I will post there to keep you guys updated :)

por

Best wishes on your repair, Jp!

por

Okay so... it fixed it :)

The Precision Screw Extractor Set was not helpful... either the PH000 screws of the keyboard are too tiny, or too damaged, but it didn't helped in my case.

I had to drill the head of the two damaged screws with a rotary tool. The body of those screws still remain in the case... but i had no other choice at this stage.

After this I managed to replace the keyboard, and now i'm typing this message from my repaired laptop :)

The only issue is that the two damaged screws were very close one to another (you can check this on the pictures). Hence, the mute key key, juste above the missing screws, doesn't not respond very well. But this is not a big deal...

Thanks for your help :)

por

JMW130, your answer is ill-informed and unhelpful.

You say "So how important is it to you cost wise and time wise that these screws be removed from the old keyboard?"

Your answer is unhelpful because the screws are not screwed into the old keyboard. Therefore they do not need to be removed from the old keyboard.

The screws are screwed into, and need to be removed from, the underside of the top-case of the Macbook, NOT the keyboard.

Your answer shows that you are inexperienced and unaware of this very important fact, and it nullifies the value of what you are recommending.

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Okay with no experience with these tools, I would definitely not recommend attempting a cut into or soldering onto such small screws...

If it is necessary for you to remove the screws in order to complete your keyboard replacement, I would look into using some Screw Extracting Pliers (Screw Extracting Pliers) or Precision Screw Extractor Set (Precision Screw Extractor Set) both run for about $20-$25 USD. One of those may be a better tool to use rather than a rotary tool or soldering iron.

You'll want to remove the entire screws which are striped and replace them with ones that are not in case you'll need to remove them again in the future and to better be able to install them again to finish your repair.

With the pliers or extraction tools, you should have the best grip on the head of the screws to remove them.

Imagem de Precision Screw Extractor Set

Produto

Precision Screw Extractor Set

$19.99

Imagem de Screw Extracting Pliers

Produto

Screw Extracting Pliers

$19.99

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I have had experience with this and I succeeded but I had to destroy the old keyboard to do it. But it wasn’t working properly so it was destined for the trash anyway.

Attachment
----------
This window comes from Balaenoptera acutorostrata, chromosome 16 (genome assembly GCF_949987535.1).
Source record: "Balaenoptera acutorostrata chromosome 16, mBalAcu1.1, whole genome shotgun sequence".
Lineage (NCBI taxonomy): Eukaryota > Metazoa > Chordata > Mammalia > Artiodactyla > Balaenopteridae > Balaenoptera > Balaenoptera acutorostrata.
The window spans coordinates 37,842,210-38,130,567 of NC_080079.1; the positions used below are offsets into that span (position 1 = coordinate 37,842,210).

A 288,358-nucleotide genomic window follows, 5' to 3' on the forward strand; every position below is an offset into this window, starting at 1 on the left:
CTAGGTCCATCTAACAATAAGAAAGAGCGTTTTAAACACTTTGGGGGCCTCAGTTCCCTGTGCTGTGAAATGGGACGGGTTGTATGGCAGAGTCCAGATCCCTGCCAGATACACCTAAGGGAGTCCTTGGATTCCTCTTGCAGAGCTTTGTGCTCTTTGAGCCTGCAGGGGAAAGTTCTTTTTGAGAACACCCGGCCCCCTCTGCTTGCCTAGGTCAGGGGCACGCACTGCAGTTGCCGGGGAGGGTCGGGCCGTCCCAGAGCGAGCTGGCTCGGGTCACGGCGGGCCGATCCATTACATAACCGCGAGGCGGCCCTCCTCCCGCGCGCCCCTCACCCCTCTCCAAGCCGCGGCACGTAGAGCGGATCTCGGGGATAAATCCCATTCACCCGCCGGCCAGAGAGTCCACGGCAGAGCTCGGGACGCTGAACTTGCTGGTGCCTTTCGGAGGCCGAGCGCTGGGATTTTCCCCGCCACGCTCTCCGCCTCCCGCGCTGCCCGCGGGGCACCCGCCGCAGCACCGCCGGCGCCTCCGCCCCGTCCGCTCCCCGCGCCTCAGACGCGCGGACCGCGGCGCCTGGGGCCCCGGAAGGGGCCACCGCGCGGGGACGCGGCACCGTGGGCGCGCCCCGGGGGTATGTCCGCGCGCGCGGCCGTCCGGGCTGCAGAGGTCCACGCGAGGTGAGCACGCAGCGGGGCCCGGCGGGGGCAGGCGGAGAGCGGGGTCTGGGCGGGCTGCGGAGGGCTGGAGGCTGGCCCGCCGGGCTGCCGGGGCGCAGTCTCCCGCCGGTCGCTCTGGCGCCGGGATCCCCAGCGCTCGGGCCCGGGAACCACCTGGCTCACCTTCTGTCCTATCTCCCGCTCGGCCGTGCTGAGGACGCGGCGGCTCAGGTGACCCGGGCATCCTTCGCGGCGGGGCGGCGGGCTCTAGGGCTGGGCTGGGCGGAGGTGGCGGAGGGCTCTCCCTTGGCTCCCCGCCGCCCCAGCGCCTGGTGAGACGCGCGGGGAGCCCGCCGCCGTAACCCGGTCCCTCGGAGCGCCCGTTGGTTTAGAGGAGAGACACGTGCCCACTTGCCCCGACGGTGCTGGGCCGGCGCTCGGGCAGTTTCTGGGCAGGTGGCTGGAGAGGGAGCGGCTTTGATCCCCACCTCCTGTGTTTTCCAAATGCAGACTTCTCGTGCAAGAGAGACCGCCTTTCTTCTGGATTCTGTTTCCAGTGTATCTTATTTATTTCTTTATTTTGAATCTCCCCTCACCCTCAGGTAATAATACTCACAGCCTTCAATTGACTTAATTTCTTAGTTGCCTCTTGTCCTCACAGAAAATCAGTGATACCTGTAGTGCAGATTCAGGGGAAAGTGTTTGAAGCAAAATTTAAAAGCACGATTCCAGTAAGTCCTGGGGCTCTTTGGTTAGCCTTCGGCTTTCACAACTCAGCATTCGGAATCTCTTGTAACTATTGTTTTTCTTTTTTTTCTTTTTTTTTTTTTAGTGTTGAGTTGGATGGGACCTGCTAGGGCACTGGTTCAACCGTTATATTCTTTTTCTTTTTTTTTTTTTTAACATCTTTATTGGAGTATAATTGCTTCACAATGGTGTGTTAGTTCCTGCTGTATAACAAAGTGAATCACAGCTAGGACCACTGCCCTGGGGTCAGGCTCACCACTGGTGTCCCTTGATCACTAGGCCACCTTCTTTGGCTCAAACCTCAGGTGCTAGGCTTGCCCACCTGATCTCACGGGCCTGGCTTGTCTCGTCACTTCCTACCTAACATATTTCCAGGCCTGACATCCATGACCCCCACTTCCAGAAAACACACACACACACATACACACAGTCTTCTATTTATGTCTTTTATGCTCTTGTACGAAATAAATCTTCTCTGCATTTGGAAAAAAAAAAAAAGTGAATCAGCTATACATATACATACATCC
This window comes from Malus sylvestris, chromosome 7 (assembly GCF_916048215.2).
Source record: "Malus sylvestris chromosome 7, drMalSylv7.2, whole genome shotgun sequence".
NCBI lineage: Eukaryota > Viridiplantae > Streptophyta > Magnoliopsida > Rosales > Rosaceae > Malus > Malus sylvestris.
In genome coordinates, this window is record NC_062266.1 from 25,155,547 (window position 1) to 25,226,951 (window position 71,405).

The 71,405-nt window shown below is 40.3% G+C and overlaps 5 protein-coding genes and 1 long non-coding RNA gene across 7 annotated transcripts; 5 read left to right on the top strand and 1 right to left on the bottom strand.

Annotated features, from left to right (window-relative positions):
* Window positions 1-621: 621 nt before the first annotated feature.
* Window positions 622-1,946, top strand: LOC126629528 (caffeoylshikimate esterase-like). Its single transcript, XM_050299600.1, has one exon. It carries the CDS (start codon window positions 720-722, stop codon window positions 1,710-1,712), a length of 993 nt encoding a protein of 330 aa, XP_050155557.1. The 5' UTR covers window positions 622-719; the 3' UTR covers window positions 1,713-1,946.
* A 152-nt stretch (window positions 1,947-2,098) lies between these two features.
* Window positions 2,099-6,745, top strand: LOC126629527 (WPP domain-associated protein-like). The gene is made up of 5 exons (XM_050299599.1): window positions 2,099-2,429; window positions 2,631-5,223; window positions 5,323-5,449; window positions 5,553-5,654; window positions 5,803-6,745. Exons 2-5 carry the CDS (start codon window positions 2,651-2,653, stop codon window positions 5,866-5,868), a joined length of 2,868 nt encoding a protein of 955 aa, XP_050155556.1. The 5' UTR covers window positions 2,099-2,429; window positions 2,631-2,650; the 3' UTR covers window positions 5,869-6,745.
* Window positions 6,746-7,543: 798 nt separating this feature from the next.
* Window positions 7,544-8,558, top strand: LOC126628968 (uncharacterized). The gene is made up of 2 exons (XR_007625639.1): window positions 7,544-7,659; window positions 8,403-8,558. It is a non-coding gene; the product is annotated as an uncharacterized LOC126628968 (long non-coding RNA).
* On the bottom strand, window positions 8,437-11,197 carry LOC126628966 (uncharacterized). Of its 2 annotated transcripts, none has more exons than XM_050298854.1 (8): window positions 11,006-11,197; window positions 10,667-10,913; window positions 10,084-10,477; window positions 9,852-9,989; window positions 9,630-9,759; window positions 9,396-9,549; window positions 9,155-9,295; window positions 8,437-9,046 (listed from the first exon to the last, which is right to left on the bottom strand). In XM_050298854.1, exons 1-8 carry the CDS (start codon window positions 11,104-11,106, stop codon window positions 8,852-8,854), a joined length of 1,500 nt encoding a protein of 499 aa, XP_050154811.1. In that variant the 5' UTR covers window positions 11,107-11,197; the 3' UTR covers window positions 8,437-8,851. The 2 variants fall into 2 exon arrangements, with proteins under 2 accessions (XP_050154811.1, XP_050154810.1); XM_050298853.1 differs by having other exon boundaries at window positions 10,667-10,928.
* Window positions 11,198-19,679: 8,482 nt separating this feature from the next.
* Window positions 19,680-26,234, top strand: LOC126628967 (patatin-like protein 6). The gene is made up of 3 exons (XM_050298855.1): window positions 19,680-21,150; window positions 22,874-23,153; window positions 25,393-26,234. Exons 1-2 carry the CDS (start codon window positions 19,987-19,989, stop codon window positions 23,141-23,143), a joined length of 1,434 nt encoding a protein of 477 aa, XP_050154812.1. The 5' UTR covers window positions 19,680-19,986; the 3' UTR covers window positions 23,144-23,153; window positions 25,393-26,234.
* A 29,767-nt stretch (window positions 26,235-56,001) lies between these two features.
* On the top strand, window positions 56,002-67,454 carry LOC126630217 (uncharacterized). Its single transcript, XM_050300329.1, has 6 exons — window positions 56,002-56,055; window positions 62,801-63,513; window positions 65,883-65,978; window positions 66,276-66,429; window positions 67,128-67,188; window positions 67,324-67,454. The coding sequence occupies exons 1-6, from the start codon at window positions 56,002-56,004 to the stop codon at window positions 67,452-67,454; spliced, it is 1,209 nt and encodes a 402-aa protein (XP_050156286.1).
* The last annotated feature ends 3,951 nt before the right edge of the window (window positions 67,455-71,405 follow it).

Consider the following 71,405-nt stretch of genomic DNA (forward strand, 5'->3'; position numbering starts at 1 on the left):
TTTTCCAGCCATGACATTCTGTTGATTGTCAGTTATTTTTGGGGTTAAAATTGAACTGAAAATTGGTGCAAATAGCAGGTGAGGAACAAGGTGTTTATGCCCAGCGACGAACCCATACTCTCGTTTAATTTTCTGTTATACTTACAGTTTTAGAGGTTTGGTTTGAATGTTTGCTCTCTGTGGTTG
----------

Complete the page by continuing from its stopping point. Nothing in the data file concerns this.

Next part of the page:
I used a pair of cutters (tin-snips or wire cutters) and cut the metal of the old keyboard in a circle around the stuck screw. That allowed me to remove what was left of the old keyboard.

I was left with the stuck screw and a circle of mangled metal (from the old keyboard), about 3/4 inch in diameter, around it. I could then grab the mangled metal and slowly unscrew it which dragged the stuck screw along with it. A little super glue here might help but I didn’t need it.

It also seems possible that I could have lifted up the mangled metal and folded it upwards on each side of the screw to hold it, then unscrew the whole thing by holding the mangled metal, tightly folded up, with a pair of pliers.

If the mangled metal won’t hold the screw enough to unscrew it you can cut into the mangled metal as close to the screw as you can get. Then lift up one side of the mangled metal and bend it backwards and forwards, up and down, multiple times until it breaks away from around the screw. You should then have enough of the screw sticking out to be able to grab it with a small pair of pliers and unscrew it by hand with the pliers.

When I replaced a keyboard I had three screws that were stuck and needed this “treatment”. I got them all out, but the old keyboard was not fit for anything by the time I’d finished with it.

Be careful of cuts though. That metal is very sharp when you cut into it and it will slice into your fingers if you’re not careful.

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Jp será eternamente grato(a).